Ophthalmology/Eye Institute

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 Department of Ophthalmology Case Studies


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This patient presents with Grave’s ophthalmopathy. Grave's ophthalmopathy occurs secondary to an autoimmune process which leads to extraocular muscle inflammation and orbital congestion. Thyroid ophthalmopathy, also know as Grave’s ophthalmopathy, is thought to be an antibody-mediated reaction against the TSH receptor with t-cell lymphocytes migrating to the orbit where they react with similar antigenic epitopes located in the retroorbital space, creating inflammation The resulting immune response results in enlargement of extraocular muscles with sparing of the muscle tendons, and orbital congestion which accounts for most of the clinical findings in Grave's ophthalmopathy. Orbital changes are not a direct effect of thyroid stimulating immunoglobins which cause the thyroid disturbances, but these molecules are found in 50% of patients. Patients with thyroid ophthalmopathy do not always have active thyroid disease.

Symptoms may include upper and lower eyelid retraction, dry eyes, double vision, eye muscle weakness, excessive tearing, and eye irritation. Exam findings may show exophthalmos proptosis (forward movement of the globe), lagophthalmos (inability to close eyes), strabismus (misalignment of eyes) swelling of the eyelids, scleral show, corneal dryness, chemosis of the conjunctiva, increased intraocular pressure, and, in extreme cases, reduced vision.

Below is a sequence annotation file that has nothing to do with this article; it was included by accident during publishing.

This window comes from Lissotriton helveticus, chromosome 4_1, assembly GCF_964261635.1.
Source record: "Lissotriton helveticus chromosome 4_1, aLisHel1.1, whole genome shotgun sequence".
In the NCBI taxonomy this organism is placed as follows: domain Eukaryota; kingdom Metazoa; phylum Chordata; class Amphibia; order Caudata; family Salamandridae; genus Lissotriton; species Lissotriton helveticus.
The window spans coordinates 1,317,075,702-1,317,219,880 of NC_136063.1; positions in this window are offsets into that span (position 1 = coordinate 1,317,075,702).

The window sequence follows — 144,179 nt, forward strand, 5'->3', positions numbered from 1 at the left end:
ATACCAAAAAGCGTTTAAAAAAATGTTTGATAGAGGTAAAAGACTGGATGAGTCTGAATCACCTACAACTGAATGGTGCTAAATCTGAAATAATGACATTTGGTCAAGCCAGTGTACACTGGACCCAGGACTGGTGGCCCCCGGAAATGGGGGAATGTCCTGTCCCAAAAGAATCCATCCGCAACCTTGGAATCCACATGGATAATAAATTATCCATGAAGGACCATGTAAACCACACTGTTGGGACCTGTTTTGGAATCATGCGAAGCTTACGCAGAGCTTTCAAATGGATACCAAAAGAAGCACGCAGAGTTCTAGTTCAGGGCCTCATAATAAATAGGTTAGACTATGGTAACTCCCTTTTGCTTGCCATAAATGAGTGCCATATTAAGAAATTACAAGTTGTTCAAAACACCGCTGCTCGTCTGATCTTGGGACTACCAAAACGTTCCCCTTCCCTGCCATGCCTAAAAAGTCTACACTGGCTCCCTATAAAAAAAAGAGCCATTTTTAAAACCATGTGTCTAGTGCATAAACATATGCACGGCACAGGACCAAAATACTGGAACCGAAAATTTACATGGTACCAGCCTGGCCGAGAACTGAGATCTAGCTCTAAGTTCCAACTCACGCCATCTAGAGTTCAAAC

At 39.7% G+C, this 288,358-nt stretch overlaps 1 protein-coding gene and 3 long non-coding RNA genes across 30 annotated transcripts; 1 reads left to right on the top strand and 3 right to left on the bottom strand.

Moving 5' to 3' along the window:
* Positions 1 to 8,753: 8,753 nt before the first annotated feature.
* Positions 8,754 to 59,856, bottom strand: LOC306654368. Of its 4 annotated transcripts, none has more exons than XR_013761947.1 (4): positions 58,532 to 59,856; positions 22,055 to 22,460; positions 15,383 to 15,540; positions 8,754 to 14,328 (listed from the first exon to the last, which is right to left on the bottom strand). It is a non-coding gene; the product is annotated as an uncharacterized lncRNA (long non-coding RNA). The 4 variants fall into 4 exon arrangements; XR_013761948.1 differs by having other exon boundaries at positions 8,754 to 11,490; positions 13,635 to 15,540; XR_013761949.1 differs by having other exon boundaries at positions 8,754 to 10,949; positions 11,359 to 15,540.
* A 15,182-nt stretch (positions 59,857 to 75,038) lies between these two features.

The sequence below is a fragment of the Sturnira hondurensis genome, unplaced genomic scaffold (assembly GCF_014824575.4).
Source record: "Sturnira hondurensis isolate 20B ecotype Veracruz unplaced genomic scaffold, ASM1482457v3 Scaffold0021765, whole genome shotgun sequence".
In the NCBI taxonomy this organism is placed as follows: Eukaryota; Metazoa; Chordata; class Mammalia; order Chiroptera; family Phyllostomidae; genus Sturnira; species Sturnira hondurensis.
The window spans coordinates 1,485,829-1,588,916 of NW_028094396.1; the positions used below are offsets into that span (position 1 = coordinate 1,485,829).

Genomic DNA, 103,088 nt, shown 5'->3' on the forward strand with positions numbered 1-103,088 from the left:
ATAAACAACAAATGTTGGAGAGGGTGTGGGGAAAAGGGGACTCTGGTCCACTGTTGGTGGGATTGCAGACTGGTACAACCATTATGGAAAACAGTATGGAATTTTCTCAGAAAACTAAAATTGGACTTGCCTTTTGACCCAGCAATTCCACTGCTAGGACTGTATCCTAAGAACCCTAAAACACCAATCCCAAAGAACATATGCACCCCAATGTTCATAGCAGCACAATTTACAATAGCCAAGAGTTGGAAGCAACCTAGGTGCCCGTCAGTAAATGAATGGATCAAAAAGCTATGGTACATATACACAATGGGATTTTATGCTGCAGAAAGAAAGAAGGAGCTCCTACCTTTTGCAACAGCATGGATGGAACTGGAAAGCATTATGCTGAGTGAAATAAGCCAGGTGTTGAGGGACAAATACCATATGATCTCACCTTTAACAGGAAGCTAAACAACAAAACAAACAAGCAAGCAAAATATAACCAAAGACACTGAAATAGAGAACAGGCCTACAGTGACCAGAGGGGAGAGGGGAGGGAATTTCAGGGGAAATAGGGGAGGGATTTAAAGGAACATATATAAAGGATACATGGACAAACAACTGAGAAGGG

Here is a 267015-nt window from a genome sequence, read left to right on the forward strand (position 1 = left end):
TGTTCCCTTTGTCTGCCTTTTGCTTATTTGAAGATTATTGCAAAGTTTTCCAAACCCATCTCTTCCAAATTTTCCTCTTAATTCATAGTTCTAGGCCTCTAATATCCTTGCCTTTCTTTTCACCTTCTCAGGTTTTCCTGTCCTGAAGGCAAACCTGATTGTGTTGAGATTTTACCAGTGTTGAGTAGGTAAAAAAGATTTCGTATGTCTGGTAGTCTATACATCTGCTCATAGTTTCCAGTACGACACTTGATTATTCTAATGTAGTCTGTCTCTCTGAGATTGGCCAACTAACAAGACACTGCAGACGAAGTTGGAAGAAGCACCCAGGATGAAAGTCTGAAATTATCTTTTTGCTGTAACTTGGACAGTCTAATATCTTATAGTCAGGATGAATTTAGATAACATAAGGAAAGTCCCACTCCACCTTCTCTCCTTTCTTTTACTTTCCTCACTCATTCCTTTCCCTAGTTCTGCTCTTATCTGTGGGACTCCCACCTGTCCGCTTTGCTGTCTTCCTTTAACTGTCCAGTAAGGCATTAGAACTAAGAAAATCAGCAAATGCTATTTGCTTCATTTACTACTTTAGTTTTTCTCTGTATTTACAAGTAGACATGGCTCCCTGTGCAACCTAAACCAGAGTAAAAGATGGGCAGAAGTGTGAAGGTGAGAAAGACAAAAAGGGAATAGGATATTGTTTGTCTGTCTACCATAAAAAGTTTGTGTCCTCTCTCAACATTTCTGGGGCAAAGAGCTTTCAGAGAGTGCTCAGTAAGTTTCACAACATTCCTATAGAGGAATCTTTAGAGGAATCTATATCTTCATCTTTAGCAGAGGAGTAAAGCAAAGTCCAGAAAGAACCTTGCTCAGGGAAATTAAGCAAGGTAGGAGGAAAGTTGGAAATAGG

Other differential diagnoses to consider include orbital tumors (primary or metastatic), other causes of orbital inflammation (pseudotumor, Wegener's, myositis), and infection (cellulitis).

Work up of Grave’s ophthalmopathy includes a non-contrast orbital CT which will often show bilateral extraocular muscle(EOM) enlargement with sparing of tendons. An ultrasound may show enlarged EOM on B-scan. Other work-up can include TSH, and free T3, T4 levels.

Treatment of Grave’s ophthalmopathy is independent of systemic disease. The aim is to conserve vision. Artificial tears can be used for corneal exposure. Eyelid surgery can be considered for severe lid retraction. High dose glucocorticoids are used for optic neuropathy and can be combined with immunosuppressants (ciclosporin, azathioprine, cyclophosphamide). Sometimes, surgical decompression of the orbit is needed. If patients develop diplopia secondary to strabismus, prisms can be used and muscle reconstruction can also help. Finally, decompression maybe indicated if medical therapy fails and vision is threatened.

Most cases of grave’s ophthalmopathy stabilize or regress within 8-36 months.

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Page Updated 08/15/2014